A meniscus tear often occurs among athletes especially during a hard tackle in football or sudden pivoting movements in the basketball court.
The meniscus is a cartilage piece that provides a cushion in between the femur and the shinbone. There are 2 menisci in every knee joint that can be injured or torn while engaging in activities that place pressure on or rotate the joint. This injury is not limited to athletes though. An individual who rapidly gets up quickly from a squatting position can lead to a meniscus tear.
The treatment options vary from home remedies to surgery depending on the degree of damage on the joint. The common preventive measures include performing exercises that strengthen the leg muscles and utilizing proper techniques during sports.
What are the causes?
A meniscus tear can occur during activities that involve direct contact or pressure from a forceful twisting or rotational motion. An abrupt turn or pivot, extensive squatting or strenuous lifting can result to injury.
Many are at danger for a meniscus tear particularly sports that necessitate abrupt turning and stops such as football, tennis, soccer and basketball.
Meniscus tears are becoming prevalent among children since many are engaging in organized sports at an early age. This is also likely for adolescents who engage in highly competitive sports.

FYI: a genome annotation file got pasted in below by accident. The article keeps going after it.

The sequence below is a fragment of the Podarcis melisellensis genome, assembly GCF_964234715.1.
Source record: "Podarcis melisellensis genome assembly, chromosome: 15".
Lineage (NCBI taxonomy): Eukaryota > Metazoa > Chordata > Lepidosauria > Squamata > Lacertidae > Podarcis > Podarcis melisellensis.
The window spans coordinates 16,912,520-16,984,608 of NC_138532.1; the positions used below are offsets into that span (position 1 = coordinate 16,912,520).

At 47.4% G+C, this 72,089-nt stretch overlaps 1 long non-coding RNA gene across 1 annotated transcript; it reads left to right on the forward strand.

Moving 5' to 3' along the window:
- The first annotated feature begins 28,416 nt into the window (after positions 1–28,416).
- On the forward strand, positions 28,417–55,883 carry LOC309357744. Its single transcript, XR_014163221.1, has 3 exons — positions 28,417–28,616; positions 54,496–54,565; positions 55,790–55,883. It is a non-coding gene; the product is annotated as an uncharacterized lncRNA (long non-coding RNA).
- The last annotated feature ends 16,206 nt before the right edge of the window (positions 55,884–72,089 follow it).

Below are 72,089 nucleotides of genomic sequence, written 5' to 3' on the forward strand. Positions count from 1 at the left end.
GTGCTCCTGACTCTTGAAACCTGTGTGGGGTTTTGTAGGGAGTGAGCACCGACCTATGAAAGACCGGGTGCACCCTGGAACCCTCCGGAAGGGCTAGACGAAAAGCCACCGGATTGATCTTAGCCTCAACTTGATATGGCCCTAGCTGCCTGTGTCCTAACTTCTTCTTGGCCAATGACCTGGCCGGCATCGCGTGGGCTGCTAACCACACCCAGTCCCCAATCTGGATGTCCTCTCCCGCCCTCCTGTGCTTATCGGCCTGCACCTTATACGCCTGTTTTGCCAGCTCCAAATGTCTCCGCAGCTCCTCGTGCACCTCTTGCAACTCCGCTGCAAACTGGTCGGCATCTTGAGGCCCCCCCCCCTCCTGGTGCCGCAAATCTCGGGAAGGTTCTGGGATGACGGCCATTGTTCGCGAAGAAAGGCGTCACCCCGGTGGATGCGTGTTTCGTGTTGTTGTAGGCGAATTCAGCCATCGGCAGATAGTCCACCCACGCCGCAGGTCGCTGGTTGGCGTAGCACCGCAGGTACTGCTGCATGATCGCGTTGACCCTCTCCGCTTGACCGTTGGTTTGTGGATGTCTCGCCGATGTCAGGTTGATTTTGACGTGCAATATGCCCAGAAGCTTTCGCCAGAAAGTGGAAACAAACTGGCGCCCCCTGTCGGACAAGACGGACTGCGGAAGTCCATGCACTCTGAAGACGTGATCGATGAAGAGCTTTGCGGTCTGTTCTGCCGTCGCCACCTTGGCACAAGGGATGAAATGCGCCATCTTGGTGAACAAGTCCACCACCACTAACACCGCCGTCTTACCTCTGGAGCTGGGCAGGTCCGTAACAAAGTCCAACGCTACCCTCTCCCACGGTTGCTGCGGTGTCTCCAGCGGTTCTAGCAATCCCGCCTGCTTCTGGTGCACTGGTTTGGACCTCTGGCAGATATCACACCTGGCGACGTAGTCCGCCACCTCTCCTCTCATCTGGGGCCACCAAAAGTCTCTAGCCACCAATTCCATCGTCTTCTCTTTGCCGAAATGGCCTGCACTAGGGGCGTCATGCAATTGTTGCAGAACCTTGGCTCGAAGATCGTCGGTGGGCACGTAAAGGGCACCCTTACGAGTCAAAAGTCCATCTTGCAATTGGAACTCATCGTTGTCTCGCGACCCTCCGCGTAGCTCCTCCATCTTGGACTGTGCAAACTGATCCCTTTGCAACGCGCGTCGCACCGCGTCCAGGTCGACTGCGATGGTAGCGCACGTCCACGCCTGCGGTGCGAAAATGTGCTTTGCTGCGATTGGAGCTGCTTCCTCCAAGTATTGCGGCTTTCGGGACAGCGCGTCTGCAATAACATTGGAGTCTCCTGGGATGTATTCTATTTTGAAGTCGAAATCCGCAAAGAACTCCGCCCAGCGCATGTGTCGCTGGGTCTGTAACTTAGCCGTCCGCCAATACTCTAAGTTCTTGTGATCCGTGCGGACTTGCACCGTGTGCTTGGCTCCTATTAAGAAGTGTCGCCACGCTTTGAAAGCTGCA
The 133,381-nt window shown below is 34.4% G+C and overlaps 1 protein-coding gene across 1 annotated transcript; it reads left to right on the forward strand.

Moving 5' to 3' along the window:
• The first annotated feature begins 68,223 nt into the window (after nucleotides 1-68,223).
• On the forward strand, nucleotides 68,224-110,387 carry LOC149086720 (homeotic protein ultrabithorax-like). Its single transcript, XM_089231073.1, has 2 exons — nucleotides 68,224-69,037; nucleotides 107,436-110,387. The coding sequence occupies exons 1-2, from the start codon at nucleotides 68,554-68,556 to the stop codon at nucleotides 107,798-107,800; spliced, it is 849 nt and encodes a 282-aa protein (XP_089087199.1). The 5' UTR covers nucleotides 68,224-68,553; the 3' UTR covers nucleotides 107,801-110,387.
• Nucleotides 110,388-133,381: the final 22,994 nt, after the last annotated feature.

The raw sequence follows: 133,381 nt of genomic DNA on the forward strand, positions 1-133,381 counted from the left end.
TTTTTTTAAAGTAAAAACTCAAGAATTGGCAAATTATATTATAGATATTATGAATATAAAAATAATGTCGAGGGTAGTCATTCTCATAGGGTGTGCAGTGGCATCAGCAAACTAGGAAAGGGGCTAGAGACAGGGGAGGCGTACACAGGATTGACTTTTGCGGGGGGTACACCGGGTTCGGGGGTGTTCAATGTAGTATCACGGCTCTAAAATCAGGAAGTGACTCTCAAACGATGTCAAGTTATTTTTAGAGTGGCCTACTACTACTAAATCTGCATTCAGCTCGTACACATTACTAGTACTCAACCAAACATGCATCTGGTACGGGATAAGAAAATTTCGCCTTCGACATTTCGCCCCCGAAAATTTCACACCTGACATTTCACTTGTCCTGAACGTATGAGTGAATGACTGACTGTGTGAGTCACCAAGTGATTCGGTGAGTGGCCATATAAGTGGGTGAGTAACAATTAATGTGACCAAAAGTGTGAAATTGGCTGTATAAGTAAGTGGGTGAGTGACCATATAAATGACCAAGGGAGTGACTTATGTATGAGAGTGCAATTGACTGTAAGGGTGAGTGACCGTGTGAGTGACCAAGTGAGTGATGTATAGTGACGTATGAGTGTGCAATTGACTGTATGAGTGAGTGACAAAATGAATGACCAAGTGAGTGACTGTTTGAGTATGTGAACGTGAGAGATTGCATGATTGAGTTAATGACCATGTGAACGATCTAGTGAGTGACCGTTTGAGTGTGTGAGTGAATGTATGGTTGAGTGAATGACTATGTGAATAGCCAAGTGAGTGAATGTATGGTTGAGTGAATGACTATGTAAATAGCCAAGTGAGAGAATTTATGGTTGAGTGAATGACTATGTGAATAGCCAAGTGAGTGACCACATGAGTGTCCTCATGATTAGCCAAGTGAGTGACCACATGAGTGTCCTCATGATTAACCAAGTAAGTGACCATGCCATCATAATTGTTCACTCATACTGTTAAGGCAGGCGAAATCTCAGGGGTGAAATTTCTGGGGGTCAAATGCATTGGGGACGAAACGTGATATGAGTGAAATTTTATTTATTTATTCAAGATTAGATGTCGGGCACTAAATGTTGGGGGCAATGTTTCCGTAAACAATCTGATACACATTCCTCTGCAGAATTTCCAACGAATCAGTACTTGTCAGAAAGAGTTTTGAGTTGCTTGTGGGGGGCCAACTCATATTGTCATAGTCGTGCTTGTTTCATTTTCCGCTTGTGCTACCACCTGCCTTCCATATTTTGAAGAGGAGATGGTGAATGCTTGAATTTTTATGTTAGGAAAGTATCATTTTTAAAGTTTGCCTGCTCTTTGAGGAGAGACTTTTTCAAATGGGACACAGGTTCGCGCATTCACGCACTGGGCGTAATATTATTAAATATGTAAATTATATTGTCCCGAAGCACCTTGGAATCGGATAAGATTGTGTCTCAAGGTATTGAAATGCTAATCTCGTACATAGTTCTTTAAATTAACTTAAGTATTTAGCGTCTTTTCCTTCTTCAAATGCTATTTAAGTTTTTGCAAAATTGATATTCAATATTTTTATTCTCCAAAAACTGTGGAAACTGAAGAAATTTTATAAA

It is important to note that the meniscus deteriorates with age and tears are likely to occur among those over 30 years old. Movements such as stepping or squatting can result to injury among those who have weakened menisci. Individuals who have osteoarthritis face a higher risk for damaging the knee or tearing the meniscus.
Among older individuals who end up with a meniscus tear, it is likely due to degeneration. This occurs when the knee cartilage is weakened and thinner, thus prone to tear.
Indications of a meniscus tear
Once a meniscus tear occurs, there is a popping sound around the joint that is followed by the following:
- Pain when the area is touched
- Difficulty moving the joint or inability to move it in full range of motion
- Sensation that the knee is about to give away or unable to support the body
- Feeling that the knee joint is catching or locking
There is also a sliding or popping sensation which is a sign that a cartilage loosened and blocks the joint. If an individual experience any of these symptoms and lasts for more than a few days or present after a knee injury, a doctor should be consulted. If the knee locks and could not be bent after straightening it, a doctor must be consulted as well.